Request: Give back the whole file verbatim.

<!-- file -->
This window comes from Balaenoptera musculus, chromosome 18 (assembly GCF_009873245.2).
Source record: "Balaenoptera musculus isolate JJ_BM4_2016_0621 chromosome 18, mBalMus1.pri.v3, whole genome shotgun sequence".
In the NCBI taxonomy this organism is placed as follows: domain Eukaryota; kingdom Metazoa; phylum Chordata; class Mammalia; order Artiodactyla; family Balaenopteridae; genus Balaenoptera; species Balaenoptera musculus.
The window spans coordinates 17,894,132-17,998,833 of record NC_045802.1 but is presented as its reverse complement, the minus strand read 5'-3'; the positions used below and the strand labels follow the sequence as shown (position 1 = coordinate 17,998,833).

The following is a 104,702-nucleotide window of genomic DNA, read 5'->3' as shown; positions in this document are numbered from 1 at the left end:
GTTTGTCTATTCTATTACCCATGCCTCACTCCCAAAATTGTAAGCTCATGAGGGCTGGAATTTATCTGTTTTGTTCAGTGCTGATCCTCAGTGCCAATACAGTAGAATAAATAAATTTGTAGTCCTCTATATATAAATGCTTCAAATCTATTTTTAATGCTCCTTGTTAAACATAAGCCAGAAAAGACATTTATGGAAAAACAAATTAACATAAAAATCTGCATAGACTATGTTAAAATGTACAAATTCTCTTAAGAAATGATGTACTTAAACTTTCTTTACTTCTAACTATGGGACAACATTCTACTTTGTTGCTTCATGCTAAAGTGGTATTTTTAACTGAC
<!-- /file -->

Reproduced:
This window comes from Balaenoptera musculus, chromosome 18 (assembly GCF_009873245.2).
Source record: "Balaenoptera musculus isolate JJ_BM4_2016_0621 chromosome 18, mBalMus1.pri.v3, whole genome shotgun sequence".
In the NCBI taxonomy this organism is placed as follows: domain Eukaryota; kingdom Metazoa; phylum Chordata; class Mammalia; order Artiodactyla; family Balaenopteridae; genus Balaenoptera; species Balaenoptera musculus.
The window spans coordinates 17,894,132-17,998,833 of record NC_045802.1 but is presented as its reverse complement, the minus strand read 5'-3'; the positions used below and the strand labels follow the sequence as shown (position 1 = coordinate 17,998,833).

The following is a 104,702-nucleotide window of genomic DNA, read 5'->3' as shown; positions in this document are numbered from 1 at the left end:
GTTTGTCTATTCTATTACCCATGCCTCACTCCCAAAATTGTAAGCTCATGAGGGCTGGAATTTATCTGTTTTGTTCAGTGCTGATCCTCAGTGCCAATACAGTAGAATAAATAAATTTGTAGTCCTCTATATATAAATGCTTCAAATCTATTTTTAATGCTCCTTGTTAAACATAAGCCAGAAAAGACATTTATGGAAAAACAAATTAACATAAAAATCTGCATAGACTATGTTAAAATGTACAAATTCTCTTAAGAAATGATGTACTTAAACTTTCTTTACTTCTAACTATGGGACAACATTCTACTTTGTTGCTTCATGCTAAAGTGGTATTTTTAACTGAC